In the image above, taken from page 7 of the second issue of Inspire, the magazine's authors reinforce the illusory belief that the first issue had been "struck with a virus".

The second issue of Inspire continued with these oddities, distorting the record of the first magazine by furthering the false impression that the first issue had been struck by a virus.  On page 7 of the second Fall 2010 issue of Inspire, the creators claim that the “first issue of Inspire was struck with a virus that deleted 64 out of its 67 pages”.  The writer then goes on to incorrectly reference an incident in late July when the FBI demanded the removal of a website from a hosting service that resulted in the take down of approximately 73,000 blogs.  That incident was supposedly caused by materials related to the first issue of Inspire.  The writer then asks “Why are they so scared?”

Understanding that the first issue of Inspire was not hit by a virus, but was instead spliced with a book of ASCII cupcake recipes, one must wonder why the producers of the magazine would aid the U.S. government and other authorities in perpetuating the myth that it was hit by a virus.  Certainly, if an intelligence agency or other rogue entity had attacked a version of the magazine with cupcake recipes in the hopes of making AQAP look technically inept, that would make for excellent propaganda.  However, we find that instead, the entity producing these publications is reinforcing an inaccurate view that the magazine was somehow “corrupted” by a virus.  Given that the initial garbled version of Inspire was released on Jihadi forums in the form of links to dozens of temporary locations on file storage sites, the 64 pages of cupcake recipes must have been inserted prior to distribution.  This conclusion is substantiated by the metadata in each of the original Inspire PDF files.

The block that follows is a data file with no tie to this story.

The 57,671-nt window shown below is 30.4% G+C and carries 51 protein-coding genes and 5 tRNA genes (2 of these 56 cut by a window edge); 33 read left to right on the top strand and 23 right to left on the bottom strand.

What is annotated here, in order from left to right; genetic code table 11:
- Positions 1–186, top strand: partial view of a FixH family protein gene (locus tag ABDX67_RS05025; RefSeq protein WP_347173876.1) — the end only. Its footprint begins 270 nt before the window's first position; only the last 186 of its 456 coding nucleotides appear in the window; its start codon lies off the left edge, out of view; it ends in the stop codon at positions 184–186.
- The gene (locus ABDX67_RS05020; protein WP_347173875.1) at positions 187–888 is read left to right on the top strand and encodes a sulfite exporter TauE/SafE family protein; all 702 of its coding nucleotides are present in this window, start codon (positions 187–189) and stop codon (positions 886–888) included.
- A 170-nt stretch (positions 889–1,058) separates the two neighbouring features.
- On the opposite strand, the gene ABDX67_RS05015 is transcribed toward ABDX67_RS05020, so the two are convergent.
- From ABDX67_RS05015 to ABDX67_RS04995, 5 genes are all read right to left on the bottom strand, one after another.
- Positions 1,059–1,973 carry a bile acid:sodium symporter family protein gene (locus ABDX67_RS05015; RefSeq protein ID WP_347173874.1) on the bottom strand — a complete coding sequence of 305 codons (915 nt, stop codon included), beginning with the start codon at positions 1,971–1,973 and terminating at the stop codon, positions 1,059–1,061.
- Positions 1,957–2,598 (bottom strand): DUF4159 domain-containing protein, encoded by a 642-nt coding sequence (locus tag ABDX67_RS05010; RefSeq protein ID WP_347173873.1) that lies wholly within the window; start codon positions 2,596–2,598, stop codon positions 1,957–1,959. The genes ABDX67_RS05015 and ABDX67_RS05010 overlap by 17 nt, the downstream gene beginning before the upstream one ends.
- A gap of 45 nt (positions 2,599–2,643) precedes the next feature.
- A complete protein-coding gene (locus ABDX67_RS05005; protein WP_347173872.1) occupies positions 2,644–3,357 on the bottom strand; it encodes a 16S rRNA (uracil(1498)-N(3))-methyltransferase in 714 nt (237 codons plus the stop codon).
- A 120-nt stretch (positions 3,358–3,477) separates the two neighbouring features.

The first Inspire released with the cupcake recipes has the following timestamp:

2010-06-29 T16:50:27+01:00

The  corrected version of the first issue of Inspire has the following timestamp:

2010-05-16 T16:58:51+03:00

This indicates that the original “complete” first issue of Inspire was created on May 16, 2010 and the “corrupted” version was created on June 29, 2010.  Moreover, the corrupted version was created using a different program, PDFill rather than Adobe InDesign CS4, and was also created in the timezone for mainland Europe rather than Yemen.  As this information is so easily accessible, substantial consideration must be given to the question of why the authors of Inspire would choose to support the fraudulent belief that the magazine had been attacked by a virus.  The authors do not say that the release of the corrupted version was done by another group, implying instead that the file was somehow struck subsequent to its release.  However, we know that this is not correct because there is no virus in the file and the garbled pages are cupcake recipes.